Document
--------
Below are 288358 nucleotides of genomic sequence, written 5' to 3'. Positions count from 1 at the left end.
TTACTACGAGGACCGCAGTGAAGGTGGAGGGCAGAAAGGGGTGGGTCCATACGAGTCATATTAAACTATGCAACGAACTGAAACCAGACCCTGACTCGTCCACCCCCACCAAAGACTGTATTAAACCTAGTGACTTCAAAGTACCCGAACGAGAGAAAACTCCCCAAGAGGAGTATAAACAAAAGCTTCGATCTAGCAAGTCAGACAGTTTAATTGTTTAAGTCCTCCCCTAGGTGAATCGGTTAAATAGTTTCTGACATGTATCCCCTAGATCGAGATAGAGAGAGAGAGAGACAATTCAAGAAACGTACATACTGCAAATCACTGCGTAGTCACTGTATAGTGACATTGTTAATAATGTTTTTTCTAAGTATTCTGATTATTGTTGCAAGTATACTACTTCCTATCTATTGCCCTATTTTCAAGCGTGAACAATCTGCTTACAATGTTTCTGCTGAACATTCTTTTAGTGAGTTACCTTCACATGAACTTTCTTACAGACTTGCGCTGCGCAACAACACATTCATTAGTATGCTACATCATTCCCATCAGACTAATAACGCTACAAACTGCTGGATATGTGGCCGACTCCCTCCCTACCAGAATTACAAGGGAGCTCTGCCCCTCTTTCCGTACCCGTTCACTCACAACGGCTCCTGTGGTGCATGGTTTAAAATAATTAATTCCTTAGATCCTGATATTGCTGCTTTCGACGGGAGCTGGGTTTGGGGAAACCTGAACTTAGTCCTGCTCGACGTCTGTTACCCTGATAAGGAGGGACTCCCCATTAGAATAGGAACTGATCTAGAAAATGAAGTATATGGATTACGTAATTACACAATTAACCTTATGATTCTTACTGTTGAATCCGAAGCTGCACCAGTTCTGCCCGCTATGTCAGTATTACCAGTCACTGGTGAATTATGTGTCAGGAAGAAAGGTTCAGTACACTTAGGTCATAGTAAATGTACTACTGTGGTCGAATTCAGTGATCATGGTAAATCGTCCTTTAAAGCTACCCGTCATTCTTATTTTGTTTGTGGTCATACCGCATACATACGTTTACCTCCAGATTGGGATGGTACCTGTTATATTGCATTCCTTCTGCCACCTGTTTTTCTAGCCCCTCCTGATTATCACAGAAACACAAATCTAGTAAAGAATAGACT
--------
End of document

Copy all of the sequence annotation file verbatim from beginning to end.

Below are 288358 nucleotides of genomic sequence, written 5' to 3'. Positions count from 1 at the left end.
TTACTACGAGGACCGCAGTGAAGGTGGAGGGCAGAAAGGGGTGGGTCCATACGAGTCATATTAAACTATGCAACGAACTGAAACCAGACCCTGACTCGTCCACCCCCACCAAAGACTGTATTAAACCTAGTGACTTCAAAGTACCCGAACGAGAGAAAACTCCCCAAGAGGAGTATAAACAAAAGCTTCGATCTAGCAAGTCAGACAGTTTAATTGTTTAAGTCCTCCCCTAGGTGAATCGGTTAAATAGTTTCTGACATGTATCCCCTAGATCGAGATAGAGAGAGAGAGAGACAATTCAAGAAACGTACATACTGCAAATCACTGCGTAGTCACTGTATAGTGACATTGTTAATAATGTTTTTTCTAAGTATTCTGATTATTGTTGCAAGTATACTACTTCCTATCTATTGCCCTATTTTCAAGCGTGAACAATCTGCTTACAATGTTTCTGCTGAACATTCTTTTAGTGAGTTACCTTCACATGAACTTTCTTACAGACTTGCGCTGCGCAACAACACATTCATTAGTATGCTACATCATTCCCATCAGACTAATAACGCTACAAACTGCTGGATATGTGGCCGACTCCCTCCCTACCAGAATTACAAGGGAGCTCTGCCCCTCTTTCCGTACCCGTTCACTCACAACGGCTCCTGTGGTGCATGGTTTAAAATAATTAATTCCTTAGATCCTGATATTGCTGCTTTCGACGGGAGCTGGGTTTGGGGAAACCTGAACTTAGTCCTGCTCGACGTCTGTTACCCTGATAAGGAGGGACTCCCCATTAGAATAGGAACTGATCTAGAAAATGAAGTATATGGATTACGTAATTACACAATTAACCTTATGATTCTTACTGTTGAATCCGAAGCTGCACCAGTTCTGCCCGCTATGTCAGTATTACCAGTCACTGGTGAATTATGTGTCAGGAAGAAAGGTTCAGTACACTTAGGTCATAGTAAATGTACTACTGTGGTCGAATTCAGTGATCATGGTAAATCGTCCTTTAAAGCTACCCGTCATTCTTATTTTGTTTGTGGTCATACCGCATACATACGTTTACCTCCAGATTGGGATGGTACCTGTTATATTGCATTCCTTCTGCCACCTGTTTTTCTAGCCCCTCCTGATTATCACAGAAACACAAATCTAGTAAAGAATAGACT